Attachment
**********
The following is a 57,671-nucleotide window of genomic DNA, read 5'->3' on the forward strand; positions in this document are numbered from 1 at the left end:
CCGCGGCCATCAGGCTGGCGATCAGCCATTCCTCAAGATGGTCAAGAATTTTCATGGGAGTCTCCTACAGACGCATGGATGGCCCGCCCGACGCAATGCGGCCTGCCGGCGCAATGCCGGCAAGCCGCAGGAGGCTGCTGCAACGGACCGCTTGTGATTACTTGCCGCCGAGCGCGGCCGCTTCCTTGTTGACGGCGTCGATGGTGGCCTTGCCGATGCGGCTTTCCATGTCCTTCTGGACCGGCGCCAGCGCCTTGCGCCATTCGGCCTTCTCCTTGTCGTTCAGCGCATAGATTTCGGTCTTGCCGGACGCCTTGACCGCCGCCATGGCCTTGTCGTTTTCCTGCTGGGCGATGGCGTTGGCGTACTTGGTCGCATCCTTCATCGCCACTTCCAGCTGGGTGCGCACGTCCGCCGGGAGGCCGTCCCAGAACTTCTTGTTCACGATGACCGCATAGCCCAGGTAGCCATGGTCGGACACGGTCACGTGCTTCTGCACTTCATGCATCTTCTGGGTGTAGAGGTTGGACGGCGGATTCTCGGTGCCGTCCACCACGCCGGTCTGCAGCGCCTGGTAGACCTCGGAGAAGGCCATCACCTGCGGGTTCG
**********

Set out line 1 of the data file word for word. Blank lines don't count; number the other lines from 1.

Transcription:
The following is a 57,671-nucleotide window of genomic DNA, read 5'->3' on the forward strand; positions in this document are numbered from 1 at the left end: